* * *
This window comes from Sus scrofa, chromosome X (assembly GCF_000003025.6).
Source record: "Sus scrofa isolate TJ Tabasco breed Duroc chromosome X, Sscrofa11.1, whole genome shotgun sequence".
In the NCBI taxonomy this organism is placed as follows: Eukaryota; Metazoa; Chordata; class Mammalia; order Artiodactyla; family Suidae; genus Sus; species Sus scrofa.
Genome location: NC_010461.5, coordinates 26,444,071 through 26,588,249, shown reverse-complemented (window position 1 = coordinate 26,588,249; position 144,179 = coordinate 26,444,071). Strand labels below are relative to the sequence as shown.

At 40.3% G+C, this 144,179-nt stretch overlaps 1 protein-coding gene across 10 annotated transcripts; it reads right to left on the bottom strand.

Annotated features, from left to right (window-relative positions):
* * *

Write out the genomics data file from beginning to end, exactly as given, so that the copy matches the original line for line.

This window comes from Sus scrofa, chromosome X (assembly GCF_000003025.6).
Source record: "Sus scrofa isolate TJ Tabasco breed Duroc chromosome X, Sscrofa11.1, whole genome shotgun sequence".
In the NCBI taxonomy this organism is placed as follows: Eukaryota; Metazoa; Chordata; class Mammalia; order Artiodactyla; family Suidae; genus Sus; species Sus scrofa.
Genome location: NC_010461.5, coordinates 26,444,071 through 26,588,249, shown reverse-complemented (window position 1 = coordinate 26,588,249; position 144,179 = coordinate 26,444,071). Strand labels below are relative to the sequence as shown.

At 40.3% G+C, this 144,179-nt stretch overlaps 1 protein-coding gene across 10 annotated transcripts; it reads right to left on the bottom strand.

Annotated features, from left to right (window-relative positions):